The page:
Posts: 131
    Thanks guys! I do prefer heavier strings on archtops. Is the pressure on the top a lot greater with 12's or 13's than the light 11's? If I change to heavier strings is a shop setup recommended?
  • JSantaJSanta NY✭✭✭ Dupont, Gaffiero, AJL
    edited April 2014 Posts: 262
    The pressure on the top of the guitar is not going to be significant to the point that I would worry about expediting the top sinking in to be honest. These guitars were built fantastically, as evidence by you playing one 60+ years after it was built.

    My Eastman required a bit of filing on the nut and a fret level when I upped the gauge of strings, but that is not going to be the case for everyone. Being in the DC Metro area, we have some fantastic luthiers and techs around to take care of any problems.
  • Al WatskyAl Watsky New JerseyVirtuoso
    Posts: 440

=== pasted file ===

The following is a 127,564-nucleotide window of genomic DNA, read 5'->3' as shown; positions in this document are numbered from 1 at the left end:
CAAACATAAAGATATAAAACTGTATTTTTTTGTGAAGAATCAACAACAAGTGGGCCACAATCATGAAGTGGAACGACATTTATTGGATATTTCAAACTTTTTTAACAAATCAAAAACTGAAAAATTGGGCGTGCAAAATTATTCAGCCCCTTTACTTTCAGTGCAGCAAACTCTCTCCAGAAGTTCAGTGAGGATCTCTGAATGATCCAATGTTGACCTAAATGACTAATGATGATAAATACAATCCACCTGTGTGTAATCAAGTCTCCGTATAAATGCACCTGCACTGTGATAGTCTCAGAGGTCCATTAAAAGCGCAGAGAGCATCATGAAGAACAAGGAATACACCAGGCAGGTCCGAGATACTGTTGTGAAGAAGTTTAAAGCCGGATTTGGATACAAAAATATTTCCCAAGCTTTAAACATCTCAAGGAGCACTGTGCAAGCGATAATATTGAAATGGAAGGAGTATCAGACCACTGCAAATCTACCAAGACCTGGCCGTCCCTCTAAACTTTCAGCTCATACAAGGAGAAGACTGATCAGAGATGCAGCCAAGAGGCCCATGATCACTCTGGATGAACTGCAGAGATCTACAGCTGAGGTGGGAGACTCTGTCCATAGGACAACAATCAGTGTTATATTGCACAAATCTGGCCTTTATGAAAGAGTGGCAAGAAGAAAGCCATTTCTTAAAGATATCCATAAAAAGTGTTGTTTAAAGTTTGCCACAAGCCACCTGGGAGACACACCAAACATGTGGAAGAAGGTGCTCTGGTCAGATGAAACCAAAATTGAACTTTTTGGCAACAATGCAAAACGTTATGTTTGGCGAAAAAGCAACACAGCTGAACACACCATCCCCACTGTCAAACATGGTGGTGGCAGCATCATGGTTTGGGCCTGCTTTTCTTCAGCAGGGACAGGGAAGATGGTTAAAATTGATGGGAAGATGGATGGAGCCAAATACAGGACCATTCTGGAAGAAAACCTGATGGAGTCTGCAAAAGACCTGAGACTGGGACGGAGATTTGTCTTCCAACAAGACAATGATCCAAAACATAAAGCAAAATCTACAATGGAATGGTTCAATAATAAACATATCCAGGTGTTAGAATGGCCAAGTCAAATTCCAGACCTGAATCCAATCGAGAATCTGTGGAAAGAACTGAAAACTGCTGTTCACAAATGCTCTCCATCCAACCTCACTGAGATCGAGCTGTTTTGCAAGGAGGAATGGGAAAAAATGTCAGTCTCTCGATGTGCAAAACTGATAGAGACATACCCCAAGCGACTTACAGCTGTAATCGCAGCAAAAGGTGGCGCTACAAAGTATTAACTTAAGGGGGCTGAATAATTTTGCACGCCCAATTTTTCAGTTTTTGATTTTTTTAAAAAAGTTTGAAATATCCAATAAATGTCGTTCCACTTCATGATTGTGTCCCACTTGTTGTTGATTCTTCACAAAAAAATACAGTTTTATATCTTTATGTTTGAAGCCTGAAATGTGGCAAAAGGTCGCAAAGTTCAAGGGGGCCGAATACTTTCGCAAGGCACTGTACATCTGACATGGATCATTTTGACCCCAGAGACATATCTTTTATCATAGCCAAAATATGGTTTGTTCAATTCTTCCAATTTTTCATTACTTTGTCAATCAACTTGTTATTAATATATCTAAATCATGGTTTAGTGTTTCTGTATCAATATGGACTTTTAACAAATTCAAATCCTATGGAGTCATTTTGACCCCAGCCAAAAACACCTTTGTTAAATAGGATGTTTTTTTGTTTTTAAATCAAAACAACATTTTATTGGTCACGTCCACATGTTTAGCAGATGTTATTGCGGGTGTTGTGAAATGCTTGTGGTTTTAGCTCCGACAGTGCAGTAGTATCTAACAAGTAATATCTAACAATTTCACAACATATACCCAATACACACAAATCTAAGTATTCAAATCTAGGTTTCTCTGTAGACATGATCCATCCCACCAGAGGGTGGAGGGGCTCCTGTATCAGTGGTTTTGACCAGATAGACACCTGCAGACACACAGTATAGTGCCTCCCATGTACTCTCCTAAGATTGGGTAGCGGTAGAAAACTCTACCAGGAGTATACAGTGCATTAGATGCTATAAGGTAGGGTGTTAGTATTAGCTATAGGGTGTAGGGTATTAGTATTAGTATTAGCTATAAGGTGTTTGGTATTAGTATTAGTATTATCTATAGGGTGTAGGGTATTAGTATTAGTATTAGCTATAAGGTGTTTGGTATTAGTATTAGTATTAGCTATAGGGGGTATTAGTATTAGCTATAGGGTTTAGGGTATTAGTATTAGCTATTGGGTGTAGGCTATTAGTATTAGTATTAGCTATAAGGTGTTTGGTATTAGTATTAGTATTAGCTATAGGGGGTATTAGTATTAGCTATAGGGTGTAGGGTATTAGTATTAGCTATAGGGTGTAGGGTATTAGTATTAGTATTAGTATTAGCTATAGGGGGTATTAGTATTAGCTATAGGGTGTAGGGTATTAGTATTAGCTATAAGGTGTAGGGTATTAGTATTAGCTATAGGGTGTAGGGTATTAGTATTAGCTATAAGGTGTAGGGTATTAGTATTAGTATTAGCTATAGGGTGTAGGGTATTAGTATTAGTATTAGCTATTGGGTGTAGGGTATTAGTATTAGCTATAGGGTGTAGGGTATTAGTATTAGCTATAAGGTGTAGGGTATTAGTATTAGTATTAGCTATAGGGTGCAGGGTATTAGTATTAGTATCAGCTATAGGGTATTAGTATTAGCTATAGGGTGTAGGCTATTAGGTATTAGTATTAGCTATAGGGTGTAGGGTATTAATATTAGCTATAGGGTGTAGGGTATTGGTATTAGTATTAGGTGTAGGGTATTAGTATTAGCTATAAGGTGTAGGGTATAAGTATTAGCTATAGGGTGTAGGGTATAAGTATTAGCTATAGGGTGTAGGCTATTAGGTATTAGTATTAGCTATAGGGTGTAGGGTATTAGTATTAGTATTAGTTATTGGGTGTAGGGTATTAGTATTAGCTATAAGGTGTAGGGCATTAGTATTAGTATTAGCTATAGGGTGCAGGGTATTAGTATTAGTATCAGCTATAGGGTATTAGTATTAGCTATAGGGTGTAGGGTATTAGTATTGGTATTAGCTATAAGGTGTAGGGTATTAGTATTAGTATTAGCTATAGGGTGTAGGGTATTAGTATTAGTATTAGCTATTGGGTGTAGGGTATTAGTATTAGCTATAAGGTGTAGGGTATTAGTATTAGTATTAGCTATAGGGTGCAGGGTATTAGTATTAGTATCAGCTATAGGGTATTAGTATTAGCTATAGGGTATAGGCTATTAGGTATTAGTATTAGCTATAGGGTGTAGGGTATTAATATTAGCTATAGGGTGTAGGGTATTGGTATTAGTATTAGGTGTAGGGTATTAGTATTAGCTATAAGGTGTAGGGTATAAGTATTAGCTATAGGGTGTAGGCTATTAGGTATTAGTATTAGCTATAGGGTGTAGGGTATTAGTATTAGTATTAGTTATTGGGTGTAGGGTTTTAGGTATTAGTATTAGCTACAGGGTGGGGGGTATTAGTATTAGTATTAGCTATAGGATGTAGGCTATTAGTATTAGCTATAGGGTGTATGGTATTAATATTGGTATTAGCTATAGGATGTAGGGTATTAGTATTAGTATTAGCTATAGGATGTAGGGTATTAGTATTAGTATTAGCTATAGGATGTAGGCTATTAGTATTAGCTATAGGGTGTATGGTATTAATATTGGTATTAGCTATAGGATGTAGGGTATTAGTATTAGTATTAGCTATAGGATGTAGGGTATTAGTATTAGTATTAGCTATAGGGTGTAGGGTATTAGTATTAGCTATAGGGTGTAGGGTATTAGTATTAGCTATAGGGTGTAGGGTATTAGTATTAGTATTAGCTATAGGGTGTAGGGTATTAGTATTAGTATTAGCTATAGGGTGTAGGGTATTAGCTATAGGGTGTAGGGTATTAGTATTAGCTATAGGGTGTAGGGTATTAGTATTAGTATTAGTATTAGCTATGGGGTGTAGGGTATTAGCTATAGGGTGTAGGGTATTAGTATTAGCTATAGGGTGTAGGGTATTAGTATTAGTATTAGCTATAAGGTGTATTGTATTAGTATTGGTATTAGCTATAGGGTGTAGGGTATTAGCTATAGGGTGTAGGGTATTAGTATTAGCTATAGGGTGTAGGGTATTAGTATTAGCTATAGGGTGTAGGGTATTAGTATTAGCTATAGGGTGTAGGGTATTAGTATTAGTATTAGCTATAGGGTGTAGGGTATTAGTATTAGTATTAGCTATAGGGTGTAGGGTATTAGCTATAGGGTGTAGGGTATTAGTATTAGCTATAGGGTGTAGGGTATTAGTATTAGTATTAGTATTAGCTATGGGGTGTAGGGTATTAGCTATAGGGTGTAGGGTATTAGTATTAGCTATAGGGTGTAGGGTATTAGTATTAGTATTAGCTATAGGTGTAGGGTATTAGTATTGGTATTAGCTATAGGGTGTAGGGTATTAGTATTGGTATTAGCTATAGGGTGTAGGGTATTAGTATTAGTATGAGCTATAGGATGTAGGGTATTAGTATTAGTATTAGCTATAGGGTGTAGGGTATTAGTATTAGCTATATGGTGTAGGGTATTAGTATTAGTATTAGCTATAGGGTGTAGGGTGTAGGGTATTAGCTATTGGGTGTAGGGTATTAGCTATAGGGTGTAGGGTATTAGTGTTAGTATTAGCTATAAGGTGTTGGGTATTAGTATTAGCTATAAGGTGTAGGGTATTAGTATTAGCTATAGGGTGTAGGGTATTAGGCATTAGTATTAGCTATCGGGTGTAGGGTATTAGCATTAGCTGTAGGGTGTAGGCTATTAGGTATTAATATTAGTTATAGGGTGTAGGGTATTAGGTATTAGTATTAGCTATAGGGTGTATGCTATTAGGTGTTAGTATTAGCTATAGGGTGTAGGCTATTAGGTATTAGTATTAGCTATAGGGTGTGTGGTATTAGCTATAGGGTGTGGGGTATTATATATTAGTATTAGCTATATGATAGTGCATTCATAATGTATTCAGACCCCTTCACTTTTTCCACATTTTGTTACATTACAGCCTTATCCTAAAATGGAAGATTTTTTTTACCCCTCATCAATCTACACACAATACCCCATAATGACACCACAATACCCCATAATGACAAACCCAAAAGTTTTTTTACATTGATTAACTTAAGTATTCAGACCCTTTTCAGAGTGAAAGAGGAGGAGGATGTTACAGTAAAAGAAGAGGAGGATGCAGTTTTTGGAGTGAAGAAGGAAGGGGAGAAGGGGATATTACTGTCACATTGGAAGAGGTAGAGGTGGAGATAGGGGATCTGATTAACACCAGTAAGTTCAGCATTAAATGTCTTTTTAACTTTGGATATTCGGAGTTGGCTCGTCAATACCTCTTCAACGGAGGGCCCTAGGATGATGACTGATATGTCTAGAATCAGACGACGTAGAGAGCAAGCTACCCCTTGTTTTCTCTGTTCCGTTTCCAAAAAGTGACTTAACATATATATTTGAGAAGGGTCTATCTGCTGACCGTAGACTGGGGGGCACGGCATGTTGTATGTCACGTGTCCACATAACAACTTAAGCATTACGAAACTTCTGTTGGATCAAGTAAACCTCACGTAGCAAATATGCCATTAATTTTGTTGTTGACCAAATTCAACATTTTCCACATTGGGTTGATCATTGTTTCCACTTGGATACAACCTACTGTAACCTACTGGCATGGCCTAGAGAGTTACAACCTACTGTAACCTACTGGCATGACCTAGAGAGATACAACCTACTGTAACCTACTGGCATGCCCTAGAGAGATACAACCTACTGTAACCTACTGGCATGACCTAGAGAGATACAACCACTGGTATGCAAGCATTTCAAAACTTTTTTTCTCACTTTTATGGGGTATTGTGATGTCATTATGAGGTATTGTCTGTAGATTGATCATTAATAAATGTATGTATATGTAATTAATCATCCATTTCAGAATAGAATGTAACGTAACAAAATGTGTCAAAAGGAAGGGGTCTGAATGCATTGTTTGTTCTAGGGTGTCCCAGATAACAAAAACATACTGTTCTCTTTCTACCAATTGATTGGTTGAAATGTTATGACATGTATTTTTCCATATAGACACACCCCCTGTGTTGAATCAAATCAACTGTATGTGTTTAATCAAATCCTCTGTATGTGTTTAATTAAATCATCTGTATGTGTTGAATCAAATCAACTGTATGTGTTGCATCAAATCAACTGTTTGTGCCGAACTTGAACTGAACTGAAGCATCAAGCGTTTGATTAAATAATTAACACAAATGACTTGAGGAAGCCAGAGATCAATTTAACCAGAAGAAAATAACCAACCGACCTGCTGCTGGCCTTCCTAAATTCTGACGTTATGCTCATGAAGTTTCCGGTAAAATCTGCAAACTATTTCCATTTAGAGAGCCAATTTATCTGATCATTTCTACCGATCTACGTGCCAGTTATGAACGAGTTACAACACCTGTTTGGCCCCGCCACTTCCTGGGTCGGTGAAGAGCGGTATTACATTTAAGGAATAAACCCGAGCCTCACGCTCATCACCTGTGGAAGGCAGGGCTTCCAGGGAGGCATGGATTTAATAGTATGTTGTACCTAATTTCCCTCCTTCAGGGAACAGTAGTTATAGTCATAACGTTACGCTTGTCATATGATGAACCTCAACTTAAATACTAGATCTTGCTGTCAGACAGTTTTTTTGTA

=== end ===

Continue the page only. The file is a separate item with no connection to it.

You should not need to get a set up every time you change strings.
    Just get different string sets on there till you find a set you like.
    Then get the guitar set up for that string set it you need to.
    Most arch tops are very forgiving and well built.
    Especially the older ones.
    Just get the bridge where it needs to be. Ball park the E strings and experiment. As long as you have a wound G you should be just fine.
  • Al WatskyAl Watsky New JerseyVirtuoso
    Posts: 440
    Oh, just as an aside and to press my favorite button on this arch top topic.
    I just set up a D'Aquisto Excel with a set of Phosphor Bronze strings and essentially an acoustic action.
    Sounds GREAT ! Just like Jimmy would want it.
    Acoustic strings work well on Archtops if you want to get the maximum sound out of them and you have the strength.
    The are not that bright after a few days. They break in and sound very good!
    Also don't over look LaBella Flats. They are a bit less smooth than D'Adds or Thomastics and put out a bit more acoustic tone.
    You need to decide if your playing the instrument as an electric or an acoustic and set up accordingly .